The U.S. Supreme Court agreed on Monday to hear an appeal by the National Labor Relations Board involving the Noel Canning case and the legitimacy of President Obama’s recess appointments to the board last January.
President Obama used his power of recess appointments last January to install three members to the five-member NLRB and to appoint CFPB Director Richard Cordray to the position.
Senate Republicans, however, said the chamber operated in pro forma sessions, meaning the chamber was not in recess and that all appointments to both the NLRB and CFPB were subject to confirmation by the Senate. Appeals courts have ruled that the appointments are not valid, but the Supreme Court will make the final decision in October, USA Today reports.
After Obama made the appointments, bottling company Noel Canning said the NLRB decision against it was invalid because of previous appeals court rulings that the appointments were unconstitutional.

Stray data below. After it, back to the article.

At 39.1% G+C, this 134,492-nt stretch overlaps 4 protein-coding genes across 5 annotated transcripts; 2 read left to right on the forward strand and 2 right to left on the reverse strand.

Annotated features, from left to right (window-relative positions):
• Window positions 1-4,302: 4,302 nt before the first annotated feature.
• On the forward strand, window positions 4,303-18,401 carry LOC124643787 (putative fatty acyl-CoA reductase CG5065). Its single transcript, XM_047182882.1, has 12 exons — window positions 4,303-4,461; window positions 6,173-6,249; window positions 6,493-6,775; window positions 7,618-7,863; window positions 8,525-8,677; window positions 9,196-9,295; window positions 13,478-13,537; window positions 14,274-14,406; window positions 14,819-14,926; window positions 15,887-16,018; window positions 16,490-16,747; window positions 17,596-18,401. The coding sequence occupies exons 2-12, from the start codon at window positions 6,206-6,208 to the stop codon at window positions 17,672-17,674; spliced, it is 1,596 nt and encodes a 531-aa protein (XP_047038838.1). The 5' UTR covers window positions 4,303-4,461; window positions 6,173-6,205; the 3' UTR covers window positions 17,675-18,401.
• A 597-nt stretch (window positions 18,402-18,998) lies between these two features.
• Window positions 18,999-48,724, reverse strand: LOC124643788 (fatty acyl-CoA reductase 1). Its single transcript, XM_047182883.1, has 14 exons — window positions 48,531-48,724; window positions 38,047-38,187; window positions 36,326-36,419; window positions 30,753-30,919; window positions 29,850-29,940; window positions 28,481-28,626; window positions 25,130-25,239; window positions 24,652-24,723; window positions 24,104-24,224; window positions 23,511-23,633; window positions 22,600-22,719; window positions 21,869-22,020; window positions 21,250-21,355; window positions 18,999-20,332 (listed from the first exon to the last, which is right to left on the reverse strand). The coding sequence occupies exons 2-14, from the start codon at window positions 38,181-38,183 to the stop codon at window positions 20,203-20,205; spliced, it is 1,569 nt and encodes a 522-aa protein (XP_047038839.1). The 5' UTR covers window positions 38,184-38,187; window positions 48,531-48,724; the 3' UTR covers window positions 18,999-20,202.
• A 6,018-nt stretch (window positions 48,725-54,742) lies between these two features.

Richard Hunt, the president and CEO of the Consumer Bankers Association, said the Supreme Court’s announcement “is a reminder the CFPB operates under a continuing cloud of uncertainty for consumers and the industry,” adding that the agency should be restructured.
Many CFPB critics have recommended the restructuring of the agency to include a five-member board instead of the single director, as well as the placement of the CFPB budget under the congressional appropriations process.
“After all, it will be the activists who will be calling for a commission when a Republican President selects a Director,” Hunt said. “A balanced approach to supervision and certainty for consumers should be the goal, and Congress has the power to make it so.”